Ryan Denecker, General Manger of Heritage Toyota, says, “The work that the Youth Safety Council of Vermont does is invaluable. Creating awareness for the young people of Vermont can either happen with a real life tragedy, or through proactive efforts with an organization such as YSCVT. Heritage is grateful for the opportunity to assist in this mission, and support such an important campaign. I am proud to partner with Jim and his team to successfully create awareness for the YSCVT mission. Keeping our kids, and others safe on the road is our joint goal, and one that is important to everyone here at Heritage Toyota.”

The new YSCVT Tundra

About the Youth Safety Council of Vermont: The YSCVT is a nonprofit organization dedicated to reducing teen car crashes and making positive changes in young driver safety culture. Contact James Lockridge, director@yscvt.org, (802) 881-9050, www.yscvt.org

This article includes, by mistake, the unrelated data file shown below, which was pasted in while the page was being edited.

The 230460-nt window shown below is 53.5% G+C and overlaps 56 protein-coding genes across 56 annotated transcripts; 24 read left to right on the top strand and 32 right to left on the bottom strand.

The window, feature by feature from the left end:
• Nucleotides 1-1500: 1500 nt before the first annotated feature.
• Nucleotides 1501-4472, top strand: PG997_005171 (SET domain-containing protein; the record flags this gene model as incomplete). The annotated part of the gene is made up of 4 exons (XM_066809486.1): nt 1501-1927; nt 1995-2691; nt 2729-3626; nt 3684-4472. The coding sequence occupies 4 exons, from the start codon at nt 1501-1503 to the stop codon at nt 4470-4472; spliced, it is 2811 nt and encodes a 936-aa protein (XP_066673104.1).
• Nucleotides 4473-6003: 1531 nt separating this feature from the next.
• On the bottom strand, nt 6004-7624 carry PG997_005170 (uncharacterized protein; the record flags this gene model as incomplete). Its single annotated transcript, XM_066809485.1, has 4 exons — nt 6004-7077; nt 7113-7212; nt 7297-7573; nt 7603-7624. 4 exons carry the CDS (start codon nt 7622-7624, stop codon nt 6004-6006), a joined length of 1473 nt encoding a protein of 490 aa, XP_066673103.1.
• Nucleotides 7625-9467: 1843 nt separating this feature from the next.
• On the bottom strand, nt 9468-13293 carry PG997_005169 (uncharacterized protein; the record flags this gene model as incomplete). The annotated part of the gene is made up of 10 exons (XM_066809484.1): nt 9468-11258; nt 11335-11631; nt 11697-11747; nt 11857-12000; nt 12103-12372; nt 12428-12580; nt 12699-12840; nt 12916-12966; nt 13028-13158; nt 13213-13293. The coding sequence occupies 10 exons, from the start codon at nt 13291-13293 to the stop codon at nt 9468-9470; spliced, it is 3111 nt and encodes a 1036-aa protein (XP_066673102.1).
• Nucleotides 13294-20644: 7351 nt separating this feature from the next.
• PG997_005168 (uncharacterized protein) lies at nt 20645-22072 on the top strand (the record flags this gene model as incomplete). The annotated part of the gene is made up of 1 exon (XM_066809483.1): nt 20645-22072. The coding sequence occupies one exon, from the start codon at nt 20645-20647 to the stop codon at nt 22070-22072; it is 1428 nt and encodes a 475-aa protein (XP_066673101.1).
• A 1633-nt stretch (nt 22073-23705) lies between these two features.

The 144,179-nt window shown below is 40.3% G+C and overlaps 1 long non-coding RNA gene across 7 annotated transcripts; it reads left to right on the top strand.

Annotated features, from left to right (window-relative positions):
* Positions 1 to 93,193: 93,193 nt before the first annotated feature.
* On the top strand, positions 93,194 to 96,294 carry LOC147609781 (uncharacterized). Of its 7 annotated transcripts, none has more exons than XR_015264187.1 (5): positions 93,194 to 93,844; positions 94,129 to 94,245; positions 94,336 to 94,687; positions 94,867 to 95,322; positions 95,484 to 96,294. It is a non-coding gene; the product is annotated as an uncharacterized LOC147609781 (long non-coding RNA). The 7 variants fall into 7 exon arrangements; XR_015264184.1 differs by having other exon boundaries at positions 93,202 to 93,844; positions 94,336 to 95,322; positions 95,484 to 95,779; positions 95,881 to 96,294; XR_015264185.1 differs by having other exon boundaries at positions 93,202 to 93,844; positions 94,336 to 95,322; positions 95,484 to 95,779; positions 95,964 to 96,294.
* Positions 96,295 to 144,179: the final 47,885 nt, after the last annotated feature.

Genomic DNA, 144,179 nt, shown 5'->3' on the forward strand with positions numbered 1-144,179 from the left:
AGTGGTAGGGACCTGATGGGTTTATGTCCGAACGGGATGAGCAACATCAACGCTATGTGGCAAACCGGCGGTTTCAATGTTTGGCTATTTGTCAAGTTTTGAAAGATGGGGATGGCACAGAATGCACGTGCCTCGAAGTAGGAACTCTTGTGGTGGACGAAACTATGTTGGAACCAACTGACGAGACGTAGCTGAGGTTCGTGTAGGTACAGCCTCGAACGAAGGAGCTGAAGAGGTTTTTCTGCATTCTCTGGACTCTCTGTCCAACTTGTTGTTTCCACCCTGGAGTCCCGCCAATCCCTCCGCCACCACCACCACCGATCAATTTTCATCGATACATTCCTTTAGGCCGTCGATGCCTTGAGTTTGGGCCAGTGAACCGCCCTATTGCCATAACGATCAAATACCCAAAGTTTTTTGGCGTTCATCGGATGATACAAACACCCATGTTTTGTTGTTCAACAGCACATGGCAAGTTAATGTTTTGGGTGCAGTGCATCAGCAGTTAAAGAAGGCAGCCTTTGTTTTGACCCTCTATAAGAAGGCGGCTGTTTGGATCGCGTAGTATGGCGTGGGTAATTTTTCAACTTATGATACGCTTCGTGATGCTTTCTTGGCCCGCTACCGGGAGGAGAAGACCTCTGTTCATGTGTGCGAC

About Heritage Toyota: Heritage Toyota, home of the H-Team, has been serving the Vermont community for 25 years, and now employs over 100 people at their Shelburne Road location. Working with many community partners and non-profits to highlight the great things happening in our own neighborhoods, Heritage Toyota is proud to support community causes such as road safety, animal welfare, human rights, child development, and the fight against hunger and poverty. Known for sales and full service of the Toyota brand, they are committed to creating the best quality and most transparent customer experiences for each customer, every time. For more information, contact Bethany Sargent, Marketing Manager at bsargent@heritagevt.com or (802) 865-8128, or visit heritagetoyotacars.com.

Image at top: James Lockridge, YSCVT Executive Director, is handed keys to the 2018 Toyota Tundra by Michael Thomson, Sales and Leasing Consultant. Photo by Tyler Bradley, Videographer, Heritage Automotive Group.

2019 Turn Off Texting Trailer Graphics Update!